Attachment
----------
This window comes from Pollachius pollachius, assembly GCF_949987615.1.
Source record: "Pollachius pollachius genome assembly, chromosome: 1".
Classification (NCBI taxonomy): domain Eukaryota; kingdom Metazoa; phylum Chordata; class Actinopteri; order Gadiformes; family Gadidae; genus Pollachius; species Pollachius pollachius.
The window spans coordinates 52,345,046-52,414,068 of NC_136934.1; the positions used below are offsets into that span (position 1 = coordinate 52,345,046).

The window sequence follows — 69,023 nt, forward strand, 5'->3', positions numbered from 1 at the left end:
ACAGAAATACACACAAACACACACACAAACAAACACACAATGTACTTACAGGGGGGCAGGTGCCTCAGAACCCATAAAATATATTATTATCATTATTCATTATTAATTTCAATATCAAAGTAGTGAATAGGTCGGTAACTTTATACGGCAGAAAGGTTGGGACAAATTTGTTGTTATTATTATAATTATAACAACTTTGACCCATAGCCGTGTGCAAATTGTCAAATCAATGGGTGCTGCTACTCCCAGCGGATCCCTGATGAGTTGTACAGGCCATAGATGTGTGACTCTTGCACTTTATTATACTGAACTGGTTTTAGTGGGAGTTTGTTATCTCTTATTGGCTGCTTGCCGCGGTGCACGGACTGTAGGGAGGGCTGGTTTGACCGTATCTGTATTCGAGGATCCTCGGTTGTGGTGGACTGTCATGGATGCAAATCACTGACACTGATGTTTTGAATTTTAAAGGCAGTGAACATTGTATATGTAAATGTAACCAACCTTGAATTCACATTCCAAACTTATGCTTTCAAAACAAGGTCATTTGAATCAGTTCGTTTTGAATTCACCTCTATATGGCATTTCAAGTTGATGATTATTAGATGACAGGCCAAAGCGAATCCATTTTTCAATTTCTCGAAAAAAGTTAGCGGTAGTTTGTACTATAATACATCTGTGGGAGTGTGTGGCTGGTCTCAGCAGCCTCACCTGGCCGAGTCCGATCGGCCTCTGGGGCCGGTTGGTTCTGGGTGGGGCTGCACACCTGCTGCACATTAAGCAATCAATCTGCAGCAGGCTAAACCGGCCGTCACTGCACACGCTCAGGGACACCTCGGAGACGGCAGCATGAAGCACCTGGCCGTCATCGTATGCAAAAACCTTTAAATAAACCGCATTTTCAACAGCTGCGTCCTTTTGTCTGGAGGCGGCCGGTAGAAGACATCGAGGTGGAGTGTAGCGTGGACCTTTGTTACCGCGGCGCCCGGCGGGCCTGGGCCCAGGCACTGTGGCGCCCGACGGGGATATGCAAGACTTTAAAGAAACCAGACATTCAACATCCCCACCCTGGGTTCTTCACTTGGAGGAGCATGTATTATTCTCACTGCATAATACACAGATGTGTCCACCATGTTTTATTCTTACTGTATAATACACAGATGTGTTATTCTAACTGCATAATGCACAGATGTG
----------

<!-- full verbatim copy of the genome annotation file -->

This window comes from Pollachius pollachius, assembly GCF_949987615.1.
Source record: "Pollachius pollachius genome assembly, chromosome: 1".
Classification (NCBI taxonomy): domain Eukaryota; kingdom Metazoa; phylum Chordata; class Actinopteri; order Gadiformes; family Gadidae; genus Pollachius; species Pollachius pollachius.
The window spans coordinates 52,345,046-52,414,068 of NC_136934.1; the positions used below are offsets into that span (position 1 = coordinate 52,345,046).

The window sequence follows — 69,023 nt, forward strand, 5'->3', positions numbered from 1 at the left end:
ACAGAAATACACACAAACACACACACAAACAAACACACAATGTACTTACAGGGGGGCAGGTGCCTCAGAACCCATAAAATATATTATTATCATTATTCATTATTAATTTCAATATCAAAGTAGTGAATAGGTCGGTAACTTTATACGGCAGAAAGGTTGGGACAAATTTGTTGTTATTATTATAATTATAACAACTTTGACCCATAGCCGTGTGCAAATTGTCAAATCAATGGGTGCTGCTACTCCCAGCGGATCCCTGATGAGTTGTACAGGCCATAGATGTGTGACTCTTGCACTTTATTATACTGAACTGGTTTTAGTGGGAGTTTGTTATCTCTTATTGGCTGCTTGCCGCGGTGCACGGACTGTAGGGAGGGCTGGTTTGACCGTATCTGTATTCGAGGATCCTCGGTTGTGGTGGACTGTCATGGATGCAAATCACTGACACTGATGTTTTGAATTTTAAAGGCAGTGAACATTGTATATGTAAATGTAACCAACCTTGAATTCACATTCCAAACTTATGCTTTCAAAACAAGGTCATTTGAATCAGTTCGTTTTGAATTCACCTCTATATGGCATTTCAAGTTGATGATTATTAGATGACAGGCCAAAGCGAATCCATTTTTCAATTTCTCGAAAAAAGTTAGCGGTAGTTTGTACTATAATACATCTGTGGGAGTGTGTGGCTGGTCTCAGCAGCCTCACCTGGCCGAGTCCGATCGGCCTCTGGGGCCGGTTGGTTCTGGGTGGGGCTGCACACCTGCTGCACATTAAGCAATCAATCTGCAGCAGGCTAAACCGGCCGTCACTGCACACGCTCAGGGACACCTCGGAGACGGCAGCATGAAGCACCTGGCCGTCATCGTATGCAAAAACCTTTAAATAAACCGCATTTTCAACAGCTGCGTCCTTTTGTCTGGAGGCGGCCGGTAGAAGACATCGAGGTGGAGTGTAGCGTGGACCTTTGTTACCGCGGCGCCCGGCGGGCCTGGGCCCAGGCACTGTGGCGCCCGACGGGGATATGCAAGACTTTAAAGAAACCAGACATTCAACATCCCCACCCTGGGTTCTTCACTTGGAGGAGCATGTATTATTCTCACTGCATAATACACAGATGTGTCCACCATGTTTTATTCTTACTGTATAATACACAGATGTGTTATTCTAACTGCATAATGCACAGATGTG